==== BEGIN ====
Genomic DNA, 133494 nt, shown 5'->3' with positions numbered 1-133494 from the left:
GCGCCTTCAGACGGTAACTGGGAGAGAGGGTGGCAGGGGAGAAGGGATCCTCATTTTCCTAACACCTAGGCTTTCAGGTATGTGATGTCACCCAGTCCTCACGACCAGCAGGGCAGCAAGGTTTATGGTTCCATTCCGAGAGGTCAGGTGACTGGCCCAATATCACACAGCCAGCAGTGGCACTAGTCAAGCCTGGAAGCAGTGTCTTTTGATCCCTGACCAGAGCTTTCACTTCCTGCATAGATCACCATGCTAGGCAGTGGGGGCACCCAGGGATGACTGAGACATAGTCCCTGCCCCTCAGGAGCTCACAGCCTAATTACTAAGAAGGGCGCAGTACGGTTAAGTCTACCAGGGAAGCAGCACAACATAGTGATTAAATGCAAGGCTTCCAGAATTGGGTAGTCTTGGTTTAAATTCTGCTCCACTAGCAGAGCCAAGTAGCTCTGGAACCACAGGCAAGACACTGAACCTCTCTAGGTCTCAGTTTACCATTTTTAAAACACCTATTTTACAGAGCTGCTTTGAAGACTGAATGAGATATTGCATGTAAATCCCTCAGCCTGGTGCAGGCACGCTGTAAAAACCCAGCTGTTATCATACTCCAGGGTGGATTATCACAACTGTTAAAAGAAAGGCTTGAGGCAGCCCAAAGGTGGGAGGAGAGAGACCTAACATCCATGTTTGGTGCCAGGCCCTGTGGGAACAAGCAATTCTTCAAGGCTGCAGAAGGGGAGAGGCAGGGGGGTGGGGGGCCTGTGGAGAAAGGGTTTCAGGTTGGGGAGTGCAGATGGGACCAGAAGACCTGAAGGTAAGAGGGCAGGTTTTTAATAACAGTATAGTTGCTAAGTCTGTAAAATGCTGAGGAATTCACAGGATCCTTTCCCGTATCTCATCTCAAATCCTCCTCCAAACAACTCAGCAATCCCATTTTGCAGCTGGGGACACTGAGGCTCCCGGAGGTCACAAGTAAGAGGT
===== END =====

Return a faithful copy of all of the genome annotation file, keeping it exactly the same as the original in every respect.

Genomic DNA, 133494 nt, shown 5'->3' with positions numbered 1-133494 from the left:
GCGCCTTCAGACGGTAACTGGGAGAGAGGGTGGCAGGGGAGAAGGGATCCTCATTTTCCTAACACCTAGGCTTTCAGGTATGTGATGTCACCCAGTCCTCACGACCAGCAGGGCAGCAAGGTTTATGGTTCCATTCCGAGAGGTCAGGTGACTGGCCCAATATCACACAGCCAGCAGTGGCACTAGTCAAGCCTGGAAGCAGTGTCTTTTGATCCCTGACCAGAGCTTTCACTTCCTGCATAGATCACCATGCTAGGCAGTGGGGGCACCCAGGGATGACTGAGACATAGTCCCTGCCCCTCAGGAGCTCACAGCCTAATTACTAAGAAGGGCGCAGTACGGTTAAGTCTACCAGGGAAGCAGCACAACATAGTGATTAAATGCAAGGCTTCCAGAATTGGGTAGTCTTGGTTTAAATTCTGCTCCACTAGCAGAGCCAAGTAGCTCTGGAACCACAGGCAAGACACTGAACCTCTCTAGGTCTCAGTTTACCATTTTTAAAACACCTATTTTACAGAGCTGCTTTGAAGACTGAATGAGATATTGCATGTAAATCCCTCAGCCTGGTGCAGGCACGCTGTAAAAACCCAGCTGTTATCATACTCCAGGGTGGATTATCACAACTGTTAAAAGAAAGGCTTGAGGCAGCCCAAAGGTGGGAGGAGAGAGACCTAACATCCATGTTTGGTGCCAGGCCCTGTGGGAACAAGCAATTCTTCAAGGCTGCAGAAGGGGAGAGGCAGGGGGGTGGGGGGCCTGTGGAGAAAGGGTTTCAGGTTGGGGAGTGCAGATGGGACCAGAAGACCTGAAGGTAAGAGGGCAGGTTTTTAATAACAGTATAGTTGCTAAGTCTGTAAAATGCTGAGGAATTCACAGGATCCTTTCCCGTATCTCATCTCAAATCCTCCTCCAAACAACTCAGCAATCCCATTTTGCAGCTGGGGACACTGAGGCTCCCGGAGGTCACAAGTAAGAGGT